She would have preferred to wear something else to Subtle Irony, of course, and yet she did not want to stand out. You came across the odd person who did show up in comfortable clothes, who either preached in whispers to another ally or straight to the face of someone who had shown up in the typical attire: an argument that believed those who performed femininity were not enjoying it, and, if they were, it was from a place of brainwashing, and that a rebellion against it, in the form of wearing typically masculine clothing, while trying to take up as much space and make the same noise as your usual middle-class patriarch, was not itself a mirroring reflection of the same conformity. The men in the bar had conformed to wearing someone else’s style of varying prices, although their critiques came in the form of offhand comments between women, nothing compared to the shared policing by everyone in the bar, regardless of gender, against all of the women.
He had approached her with a line about her tights, how she could have shown up in all black and he still would have graced her with his presence. She liked how he said tights – with an accent. She smiled.
Subtle Irony was one of those clubs where they kept a line outside for the purpose of gaining attention in the street. The awkward emptiness of the bar before midnight was distracted by music and men, without the cloak of a crowd, exhibited more of their training wheels – shoulders out, chin up. And yet: there was one, comfortable by the bar, laughing with the bartender, drinking something orange.
She approached him.
Can I buy you a drink?
You buy me a drink?
I guess so.
His laughter deflated to a curious smile – she ordered two whiskeys.
You know, you don’t have to act, to get my attention.
Who says I’m acting?
I like whiskey.
The whiskeys were taking a while. Aside from his comment on ‘just be yourself’ – as though not wearing makeup would mean the end of sexual assault, and that abiding by patriarchal rules on appearance and value was an objective choice; one that men never had to make- he maintained his curious smile, and she worked to move his comments from embarrassing stains on his image to a place of clumsiness, of ignorance, that was unaware, that he was not malicious, like a child.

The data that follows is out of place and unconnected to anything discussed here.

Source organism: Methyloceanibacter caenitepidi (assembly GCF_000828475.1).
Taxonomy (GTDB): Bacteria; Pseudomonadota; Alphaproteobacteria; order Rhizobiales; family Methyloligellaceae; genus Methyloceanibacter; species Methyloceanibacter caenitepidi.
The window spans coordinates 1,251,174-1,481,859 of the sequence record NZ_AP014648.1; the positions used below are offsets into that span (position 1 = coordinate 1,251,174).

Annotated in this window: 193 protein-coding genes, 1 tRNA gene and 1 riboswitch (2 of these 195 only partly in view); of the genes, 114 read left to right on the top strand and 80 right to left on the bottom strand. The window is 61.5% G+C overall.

I’m Liberal, he said.
The whiskeys arrived.
Really? You wish the government was gone?
I work for the Government.
Well, I’m not saying you should be gone.
Glasses clinked, he went on an alcohol charged rant about Libertarians: “taken to the furthest extent, a true Libertarian supports the removal of all non-Indigenous peoples from North America.”
You can’t just arrive, enslave, destroy, and set up a white-supremacist system of wealth, criminal prosecution, and access to property, and want it gone all of a sudden: we wouldn’t exactly all return to some equal status, he said.
We’d like return to something where one of us ‘returns’ to owning hotels on boardwalk, with a couple grand to invest, and another of us ‘returns’ to starting out in debt, and having to go to jail every turn, instead of passing GO.
She wondered who ‘us’ meant, and if he would have taken the same tone, should she have been white.
A government employee who doesn’t like his government – I can’t say that’s a first.
No- I love my job. Have you been following Trudeau? I truly believe he will bring about change.
S U B T L E I R O N Y, in neon letters, over the bar, hung over them, lighting their faces.
word by Liam Lachance
colour by Zutto
From the author: “Sexism is telling women not to conform, while telling them conforming makes them valuable, and harassing them either way.”